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12-04-2014, 04:57 PM   #211
IHS
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QuoteOriginally posted by Cuthbert Quote
Interesting theory, do you realise that the bird was flying about 80 km/h so low that I could barely see it? And I didn't have motordrive, otherwise I would have shot the entire sequence as I shot him landing and taking off, does autofocus give you the magical capacity to shoot was you don't see? I'm curious to hear.


No it doesn't...but with an AF camera with continuous shooting, you don't need a motor drive, and as you say you could have shot the entire sequence.

And for today's "pro" photographers, they are a shadow of what they used to be, that's the reason why the big names belong to the past and not to the present,

That could be said about any art form...substituting nostalgia for quality though is subjective at best.

http://satnam.ca/cameras/Canonf1worldbook1.pdf

Ans see the pictures in page 25,30,41,42,43,43,44,45 (the pages dedicated to action photography with motordrive)...how could they do pictures like that without autofocus? Were they magicians?
The only shot that was truly unpredictable was the bird shot with the 400mm. He was lucky...we all get lucky. The rest were all on closed courses where the photographer set up and waited for something to happen or not. Entirely predictable...(practically posing)

12-04-2014, 05:03 PM   #212
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QuoteOriginally posted by IHS Quote
The only shot that was truly unpredictable was the bird shot with the 400mm. He was lucky...we all get lucky. The rest were all on closed courses where the photographer set up and waited for something to happen or not. Entirely predictable...(practically posing)
Yes sure the snow at page 21 was posing the the F1 car that took off too...perhaps the photographers also asked them to repeat the sequence to choose the best shot!
12-04-2014, 05:06 PM   #213
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QuoteOriginally posted by Cuthbert Quote
Yes sure the snow at page 21 was posing the the F1 car that took off too...perhaps the photographers also asked them to repeat the sequence to choose the best shot!
Yes and yes and I'm sure they would have if they could!
12-04-2014, 05:22 PM - 1 Like   #214
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QuoteOriginally posted by Cuthbert Quote
Ans see the pictures in page 25,30,41,42,43,43,44,45 (the pages dedicated to action photography with motordrive)...how could they do pictures like that without autofocus? Were they magicians?
To me, just smart photographer

I do some sport climbing photography (so basically, during the summer i spent days hanging in a harnest, on a rope, photographing friends climbing hard stuff). I try to take picture of fast action (not as fast as F1 of course) from 17mm to 300mm on film, and i've even tried with longer telephoto 400/5.6 from Canon (a damn beast from a friend).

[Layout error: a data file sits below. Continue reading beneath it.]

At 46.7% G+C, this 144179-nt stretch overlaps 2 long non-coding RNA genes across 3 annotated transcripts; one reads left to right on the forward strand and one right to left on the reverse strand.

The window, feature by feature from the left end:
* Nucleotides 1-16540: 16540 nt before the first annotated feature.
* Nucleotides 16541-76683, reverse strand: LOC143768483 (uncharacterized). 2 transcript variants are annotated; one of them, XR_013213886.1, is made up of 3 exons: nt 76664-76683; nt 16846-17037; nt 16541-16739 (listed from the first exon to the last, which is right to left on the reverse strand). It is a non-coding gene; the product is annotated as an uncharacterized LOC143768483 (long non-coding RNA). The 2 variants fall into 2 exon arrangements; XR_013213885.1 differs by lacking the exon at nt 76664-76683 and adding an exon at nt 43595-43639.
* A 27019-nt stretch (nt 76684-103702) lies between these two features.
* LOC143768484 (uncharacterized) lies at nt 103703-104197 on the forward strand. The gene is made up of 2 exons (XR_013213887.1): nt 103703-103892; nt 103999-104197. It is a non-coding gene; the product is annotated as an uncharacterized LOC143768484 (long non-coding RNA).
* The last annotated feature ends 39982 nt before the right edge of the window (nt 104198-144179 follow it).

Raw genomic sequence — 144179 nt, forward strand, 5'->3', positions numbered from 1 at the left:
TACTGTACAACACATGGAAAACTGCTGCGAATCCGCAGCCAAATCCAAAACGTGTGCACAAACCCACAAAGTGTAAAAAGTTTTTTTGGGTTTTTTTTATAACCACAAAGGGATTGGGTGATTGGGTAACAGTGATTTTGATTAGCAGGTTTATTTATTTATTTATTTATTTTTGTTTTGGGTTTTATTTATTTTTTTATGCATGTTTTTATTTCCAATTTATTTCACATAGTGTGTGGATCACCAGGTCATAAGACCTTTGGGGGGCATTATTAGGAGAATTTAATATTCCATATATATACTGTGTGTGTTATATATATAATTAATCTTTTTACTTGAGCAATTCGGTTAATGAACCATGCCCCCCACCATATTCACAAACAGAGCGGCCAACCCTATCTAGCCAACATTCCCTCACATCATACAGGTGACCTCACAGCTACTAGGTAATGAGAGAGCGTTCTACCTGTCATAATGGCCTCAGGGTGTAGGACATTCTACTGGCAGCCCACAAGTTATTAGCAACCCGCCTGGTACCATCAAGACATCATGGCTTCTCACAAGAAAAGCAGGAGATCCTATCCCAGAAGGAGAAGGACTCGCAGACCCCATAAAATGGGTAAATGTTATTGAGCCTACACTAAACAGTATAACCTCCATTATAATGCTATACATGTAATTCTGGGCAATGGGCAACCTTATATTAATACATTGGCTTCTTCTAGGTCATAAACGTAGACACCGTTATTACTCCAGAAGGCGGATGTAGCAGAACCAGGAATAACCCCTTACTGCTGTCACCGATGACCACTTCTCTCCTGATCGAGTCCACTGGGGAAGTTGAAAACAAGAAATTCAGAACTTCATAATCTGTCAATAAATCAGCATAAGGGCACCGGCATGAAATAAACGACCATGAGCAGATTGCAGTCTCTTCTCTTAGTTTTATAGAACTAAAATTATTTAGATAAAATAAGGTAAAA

Do you know that for picture with the 300mm / 400mm lenses, we used something very old school ? DoF table We determine in the VF the distance, then use the table to calculate the DoF, we change the focusing distance. All that assure us that the subject will be in focus, all during the course of action, no mater if he goes further of us during the climbing.

When hanging in a rope with the 35-50-70/200mm lens, i do more or less the same, i predertmine focusing distance before the action.
When the climber come, i set the right focusing distance for the part i'm interested in, shoot, then change focus, waiting for the next part i want, and so on.

All is about preparation.

Sure AF allows us to do some part faster, and/or more spontaneously. But the basics remain : preparation.

On the Olympic Games, for the 100mm (that goes in less than 10 sec, once every 4 years), many SLR and now DSLR are pre-set up on various focusing distance. When the run starts, they just press the shutter continuously and hope to get good picture in the pre-focused zone (because no, they don't rely on AF during the burst). In the old days, photographer used to run 250 frames per body* just to get one shot for the news paper.

*you know, backs that looks like ammo magazine for some sort of helicopter gun, and that use 250 frames film rolls.

12-04-2014, 05:27 PM - 1 Like   #215
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QuoteOriginally posted by IHS Quote